The show had a sense of whimsy, joy, tongue-in-cheek awareness of the extravagance & escapist tendencies; the film took everything jubilant & wrung it out until the interactions between the characters felt forced, the travels & the clothes seemed disgusting instead of glamorous, & the jokes seemed dried up & dejected. The writing was atrocious, the acting was mostly pretty terrible (the one great moment of the film was when Miranda & Charlotte admit to one another that motherhood is tough), the shine was too glimmering, & all in all, the movie infuriated rather than titillated me. Two thumbs way down, my friends.

Wednesday, June 2, 2010


So need a touch of advice. I've been throwing around an idea for some time now, which is to try and freelance tutor this summer. The thing is, I figured if I was going to go through with it, I'd like to do it in the way I want--and to avoid compromise. If I want to compromise, I'll just wait tables or take some other shit job. So essentially, my plan is to--basically--form a mini-version of the course that I'll be teaching in my grad program in a bit over a year. Which is to say, I'm designing a syllabus around texts I love and would be comfortable teaching--and the tutoring course (perhaps unlike the one I'll be doing at the school) will be about equal parts seminar discussion and composition training. I'm organizing it as a small group tutoring 'class'--perhaps capping it at 5 or 6 students--and then holding private tutoring hours one day a week (which would be how I would charge it comparably to private tutoring).

I've got a preliminary syllabus together, and basically, we'll meet two days a week for an hour and a half or two, discuss our texts, discuss some theory/criticism, and discuss the weekly responses they'll be working on. I'm thinking of doing a number of things to help with the papers--peer critique, various assignments (re: the responses) in terms of writing approach, one or two will be responses to the theory rather than the fiction, etc. Then in private sessions, I'll really nail down the specifics of their papers. It's a lot of work, I suppose, but ultimately only adds up to around 15-20 hours per week, so I think it's entirely manageable. They'll also do one short, formal paper, and one longer one (around 8-10 pgs) at the end.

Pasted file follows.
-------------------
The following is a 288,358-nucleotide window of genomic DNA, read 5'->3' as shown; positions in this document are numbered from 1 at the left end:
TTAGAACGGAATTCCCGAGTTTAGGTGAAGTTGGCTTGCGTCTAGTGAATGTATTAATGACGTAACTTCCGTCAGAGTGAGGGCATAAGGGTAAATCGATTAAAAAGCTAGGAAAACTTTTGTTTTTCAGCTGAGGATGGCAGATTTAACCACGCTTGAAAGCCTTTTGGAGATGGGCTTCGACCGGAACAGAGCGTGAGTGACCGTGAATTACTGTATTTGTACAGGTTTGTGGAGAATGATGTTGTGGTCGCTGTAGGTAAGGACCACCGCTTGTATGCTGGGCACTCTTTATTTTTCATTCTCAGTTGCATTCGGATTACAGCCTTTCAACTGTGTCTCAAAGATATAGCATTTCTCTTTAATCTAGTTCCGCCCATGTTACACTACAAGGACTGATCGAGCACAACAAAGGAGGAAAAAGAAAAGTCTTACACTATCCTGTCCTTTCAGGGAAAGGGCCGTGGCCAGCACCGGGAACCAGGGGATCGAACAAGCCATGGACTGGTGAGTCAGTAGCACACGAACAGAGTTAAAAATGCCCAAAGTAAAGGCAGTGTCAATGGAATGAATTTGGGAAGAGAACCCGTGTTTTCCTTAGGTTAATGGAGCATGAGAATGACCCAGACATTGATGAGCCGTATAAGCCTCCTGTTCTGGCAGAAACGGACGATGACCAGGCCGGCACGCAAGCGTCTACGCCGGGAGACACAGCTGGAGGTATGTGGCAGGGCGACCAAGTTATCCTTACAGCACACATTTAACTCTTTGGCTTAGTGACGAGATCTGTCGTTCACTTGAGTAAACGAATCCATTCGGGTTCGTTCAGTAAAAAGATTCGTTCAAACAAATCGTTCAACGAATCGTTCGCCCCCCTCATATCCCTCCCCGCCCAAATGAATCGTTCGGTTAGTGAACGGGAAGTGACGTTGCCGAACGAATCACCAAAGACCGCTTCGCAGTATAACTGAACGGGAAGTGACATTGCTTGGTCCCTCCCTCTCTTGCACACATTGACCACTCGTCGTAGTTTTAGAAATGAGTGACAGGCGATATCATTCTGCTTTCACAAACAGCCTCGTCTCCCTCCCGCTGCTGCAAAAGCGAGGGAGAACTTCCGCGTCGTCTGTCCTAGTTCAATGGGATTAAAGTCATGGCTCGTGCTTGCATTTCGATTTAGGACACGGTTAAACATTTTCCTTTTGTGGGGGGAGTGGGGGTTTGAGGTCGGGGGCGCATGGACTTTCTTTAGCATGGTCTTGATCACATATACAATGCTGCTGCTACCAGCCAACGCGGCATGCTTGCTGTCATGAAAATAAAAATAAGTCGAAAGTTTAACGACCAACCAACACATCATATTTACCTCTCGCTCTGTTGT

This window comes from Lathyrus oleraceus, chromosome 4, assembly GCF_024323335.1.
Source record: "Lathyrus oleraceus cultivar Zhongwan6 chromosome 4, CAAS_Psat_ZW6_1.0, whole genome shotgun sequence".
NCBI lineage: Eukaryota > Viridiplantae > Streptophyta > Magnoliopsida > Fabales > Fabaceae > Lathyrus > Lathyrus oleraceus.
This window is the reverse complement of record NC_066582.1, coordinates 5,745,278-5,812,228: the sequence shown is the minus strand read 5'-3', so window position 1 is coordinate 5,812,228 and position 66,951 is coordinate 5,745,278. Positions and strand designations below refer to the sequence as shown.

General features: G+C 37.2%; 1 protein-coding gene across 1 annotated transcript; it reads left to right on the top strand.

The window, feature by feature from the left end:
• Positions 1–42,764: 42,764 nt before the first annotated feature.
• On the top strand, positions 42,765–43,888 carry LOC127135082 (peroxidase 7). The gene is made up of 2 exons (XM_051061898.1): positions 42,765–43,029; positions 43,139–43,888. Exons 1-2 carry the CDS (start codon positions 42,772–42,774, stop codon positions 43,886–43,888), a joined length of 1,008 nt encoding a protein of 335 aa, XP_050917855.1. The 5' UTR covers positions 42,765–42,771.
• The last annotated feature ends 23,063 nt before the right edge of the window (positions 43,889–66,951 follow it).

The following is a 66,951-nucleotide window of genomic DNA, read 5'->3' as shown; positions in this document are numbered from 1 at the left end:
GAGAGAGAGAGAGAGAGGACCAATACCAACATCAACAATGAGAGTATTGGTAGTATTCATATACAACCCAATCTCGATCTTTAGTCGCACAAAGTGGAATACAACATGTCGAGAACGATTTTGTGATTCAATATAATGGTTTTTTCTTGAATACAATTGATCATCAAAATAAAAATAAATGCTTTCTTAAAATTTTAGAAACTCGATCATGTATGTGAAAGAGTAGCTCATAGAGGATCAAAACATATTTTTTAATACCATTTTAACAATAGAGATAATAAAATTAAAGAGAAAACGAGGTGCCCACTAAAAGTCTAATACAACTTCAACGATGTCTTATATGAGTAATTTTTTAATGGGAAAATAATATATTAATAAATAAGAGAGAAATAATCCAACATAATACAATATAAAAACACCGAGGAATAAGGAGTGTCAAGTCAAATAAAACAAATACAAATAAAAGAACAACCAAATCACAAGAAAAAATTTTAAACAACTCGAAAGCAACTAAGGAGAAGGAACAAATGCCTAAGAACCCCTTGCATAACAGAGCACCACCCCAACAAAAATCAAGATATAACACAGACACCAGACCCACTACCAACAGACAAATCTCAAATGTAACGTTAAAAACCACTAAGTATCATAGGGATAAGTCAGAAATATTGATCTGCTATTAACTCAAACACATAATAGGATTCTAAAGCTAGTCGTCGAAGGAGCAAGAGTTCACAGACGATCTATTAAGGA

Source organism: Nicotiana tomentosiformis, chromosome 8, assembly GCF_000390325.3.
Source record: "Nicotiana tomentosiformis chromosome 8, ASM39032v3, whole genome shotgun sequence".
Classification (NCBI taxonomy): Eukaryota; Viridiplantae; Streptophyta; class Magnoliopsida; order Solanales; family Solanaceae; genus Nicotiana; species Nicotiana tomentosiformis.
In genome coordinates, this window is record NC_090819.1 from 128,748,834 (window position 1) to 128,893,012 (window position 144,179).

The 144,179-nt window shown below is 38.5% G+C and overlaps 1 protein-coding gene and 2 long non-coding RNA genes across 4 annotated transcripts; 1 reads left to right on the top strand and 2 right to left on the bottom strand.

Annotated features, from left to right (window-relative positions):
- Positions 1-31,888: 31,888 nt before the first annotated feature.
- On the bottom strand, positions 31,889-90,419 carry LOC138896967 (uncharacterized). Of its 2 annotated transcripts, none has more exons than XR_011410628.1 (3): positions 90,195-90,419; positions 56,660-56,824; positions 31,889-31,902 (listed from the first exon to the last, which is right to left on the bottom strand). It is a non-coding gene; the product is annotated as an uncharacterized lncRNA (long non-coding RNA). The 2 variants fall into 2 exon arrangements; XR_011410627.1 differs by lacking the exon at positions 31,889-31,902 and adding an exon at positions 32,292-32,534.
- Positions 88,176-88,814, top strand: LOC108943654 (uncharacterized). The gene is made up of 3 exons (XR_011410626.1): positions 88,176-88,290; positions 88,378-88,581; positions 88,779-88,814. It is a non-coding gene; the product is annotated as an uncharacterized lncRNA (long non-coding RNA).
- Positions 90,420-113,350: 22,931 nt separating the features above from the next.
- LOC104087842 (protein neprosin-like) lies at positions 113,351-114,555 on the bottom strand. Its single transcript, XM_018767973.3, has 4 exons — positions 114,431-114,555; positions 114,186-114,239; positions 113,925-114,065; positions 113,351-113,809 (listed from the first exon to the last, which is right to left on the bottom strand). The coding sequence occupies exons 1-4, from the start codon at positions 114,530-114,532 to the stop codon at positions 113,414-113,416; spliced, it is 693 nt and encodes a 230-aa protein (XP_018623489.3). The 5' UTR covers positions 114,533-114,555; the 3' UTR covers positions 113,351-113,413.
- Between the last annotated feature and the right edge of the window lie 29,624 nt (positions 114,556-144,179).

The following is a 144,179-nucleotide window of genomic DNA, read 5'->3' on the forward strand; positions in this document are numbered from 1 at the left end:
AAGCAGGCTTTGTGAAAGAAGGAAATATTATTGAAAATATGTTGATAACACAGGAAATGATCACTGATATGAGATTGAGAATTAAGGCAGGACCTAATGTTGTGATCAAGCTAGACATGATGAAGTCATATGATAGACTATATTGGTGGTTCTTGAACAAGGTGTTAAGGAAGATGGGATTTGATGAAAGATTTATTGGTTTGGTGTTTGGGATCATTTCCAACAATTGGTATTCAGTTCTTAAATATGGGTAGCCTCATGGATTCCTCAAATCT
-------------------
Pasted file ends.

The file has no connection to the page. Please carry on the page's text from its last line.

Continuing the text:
Oh, I should say that I'm aiming this at rising college freshman & high school seniors thinking of applying to college. Basically, this is designed to aid in the transition between high school level reading/writing & college level work.

My questions: a) anyone done comp. tutoring before, with general advice? b) I was thinking of assigning Elements of Style alongside our fiction--think this will be helpful? The thing I worry about is that my writing & grammar & the like has always been very intuitive--I tend to be able to tell when something is off, but I don't know that that unconventional approach will be as useful in teaching. c) Should I/can I charge comparably to private tutoring. I was also considering charging it more like a summer course--a flat fee, rather than hourly. d) Anyone know good places to advertise this sort of thing? I figure craigslist might suffice & some fliers in local coffeeshops, etc. but maybe something a bit more legit would help my cause? e) Is this whole idea just totally moronic?

Advice much appreciate. And if you don't--in the words of Very Mary-Kate, "WHY is everyone pooping on my dreams???"

Tuesday, June 1, 2010

Poem o'the Day: John Keats, "La Belle Dame Sans Merci"

I'm not well-versed in Romantic poetry, but I adore this poem & want to share it with ya'll.

La Belle Dame Sans Merci
John Keats


O what can ail thee, knight-at-arms,
alone and palely loitering?
The sedge is wither'd from the lake,
and no birds sing.


O what can ail thee, knight-at-arms,
so haggard and so woe-begone?
The squirrel's granary is full,
and the harvest's done.


I see a lily on thy brow,
with anguish moist and fever-dew;
and on thy cheek a fading rose
fast withereth too.


I met a lady in the meads,
full beautiful--a faery's child,
her hair was long, her foot was light,
and her eyes were wild.